Sunday, October 12, 2008

*PoSitiOniNg ThE LiNen PrEss***Ashley Blackburn*

The Byrdcliffe Arts and Crafts Colony’s Linen Press was constructed in 1904, which, was a time that (as the name indicates) the Arts and Crafts Movement was taking place. Characteristics of Byrdcliffe furniture included: simple designs, often rectilinear in form, hand carving, and natural colored or stained wood surfaces. Ralph Whitehead, and English native and the founder of the Byrdcliffe Arts and Crafts Colony, was actually the owner of this lovely piece. The linen press stayed in the Whitehead family who then handed it over to the Metropolitan Museum of Art. Being that Mr. Whitehead was the founder of his own colony of design, I believe it to be safe to say that he and his family were rather wealthy in their time. Although being that he was the head of all his workers, he may not have had the same price, if any at all, as other buyers. I can only suspect that however, it does seem to make sense that if he employs the workers that made it he might not have had to pay for it. Regardless, I can still assume that the Whitehead homestead was well decorated and adorned with many pieces of the arts and crafts era. With the overwhelming of hand craftsmanship and the imposed housekeeping agendas, arts and crafts rooms were very well kept. The linen press typically resided in the bedroom, for its function was to serve as what we would call an armoire or cabinet. They provided storage for clothing and any other household linens. For this reason, it was convenient for residents of the household to position it in their bedrooms.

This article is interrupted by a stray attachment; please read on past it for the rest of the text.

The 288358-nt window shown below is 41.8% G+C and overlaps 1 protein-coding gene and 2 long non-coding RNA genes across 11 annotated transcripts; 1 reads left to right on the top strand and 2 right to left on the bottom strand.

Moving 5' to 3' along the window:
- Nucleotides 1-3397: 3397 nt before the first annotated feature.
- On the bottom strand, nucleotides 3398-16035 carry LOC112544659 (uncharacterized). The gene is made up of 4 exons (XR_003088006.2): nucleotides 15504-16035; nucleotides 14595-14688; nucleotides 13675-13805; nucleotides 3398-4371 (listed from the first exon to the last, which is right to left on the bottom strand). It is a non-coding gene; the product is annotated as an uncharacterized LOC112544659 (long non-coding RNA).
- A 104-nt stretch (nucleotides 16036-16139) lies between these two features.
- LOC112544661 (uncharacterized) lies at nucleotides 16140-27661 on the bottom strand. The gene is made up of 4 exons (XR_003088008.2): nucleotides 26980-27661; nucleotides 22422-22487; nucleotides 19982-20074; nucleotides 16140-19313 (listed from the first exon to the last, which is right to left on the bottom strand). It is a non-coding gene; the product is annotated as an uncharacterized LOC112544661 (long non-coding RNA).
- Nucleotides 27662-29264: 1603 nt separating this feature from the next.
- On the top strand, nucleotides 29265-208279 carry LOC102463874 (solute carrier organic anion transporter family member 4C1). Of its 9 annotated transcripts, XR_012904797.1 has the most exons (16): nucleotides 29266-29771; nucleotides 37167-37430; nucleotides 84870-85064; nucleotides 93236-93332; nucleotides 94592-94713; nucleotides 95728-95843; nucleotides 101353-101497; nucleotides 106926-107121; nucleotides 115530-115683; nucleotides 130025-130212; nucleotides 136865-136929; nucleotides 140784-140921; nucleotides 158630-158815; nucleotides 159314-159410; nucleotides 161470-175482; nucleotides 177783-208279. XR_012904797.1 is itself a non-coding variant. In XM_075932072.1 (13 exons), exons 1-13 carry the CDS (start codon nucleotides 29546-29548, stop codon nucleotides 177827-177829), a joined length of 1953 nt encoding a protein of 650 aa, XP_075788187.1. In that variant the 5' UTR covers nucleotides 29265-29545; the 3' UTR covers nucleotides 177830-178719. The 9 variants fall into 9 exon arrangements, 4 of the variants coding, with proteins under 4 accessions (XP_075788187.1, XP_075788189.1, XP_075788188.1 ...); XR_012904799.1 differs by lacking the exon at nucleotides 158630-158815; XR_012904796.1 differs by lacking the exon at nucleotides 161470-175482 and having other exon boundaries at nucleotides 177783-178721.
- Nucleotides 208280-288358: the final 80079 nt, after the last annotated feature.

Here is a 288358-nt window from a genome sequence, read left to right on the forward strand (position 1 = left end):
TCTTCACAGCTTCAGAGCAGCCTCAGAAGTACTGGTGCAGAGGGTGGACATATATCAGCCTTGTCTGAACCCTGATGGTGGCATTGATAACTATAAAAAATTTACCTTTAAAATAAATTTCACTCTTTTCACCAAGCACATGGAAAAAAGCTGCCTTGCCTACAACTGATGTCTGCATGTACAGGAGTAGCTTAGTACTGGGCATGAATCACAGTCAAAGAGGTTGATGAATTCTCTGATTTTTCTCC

Similarly, Nichols House canopy bed was also placed in the bedroom of a household. Although the items are totally different, not only in looks but, in their purposes. They both were required to carry out their functions in the bedroom space of an interior.

On the other hand, the penguin donkey bookcase shares a completely opposite relation ship with the Linen Press. Obviously they fulfill the same requirement for storage needs like each other, but how they complete this task is opposite. The bookcase was kept more commonly in reading of living rooms. It resided in these more public rooms so what is was storing could be shared, unlike that of a linen press where items where kept private.

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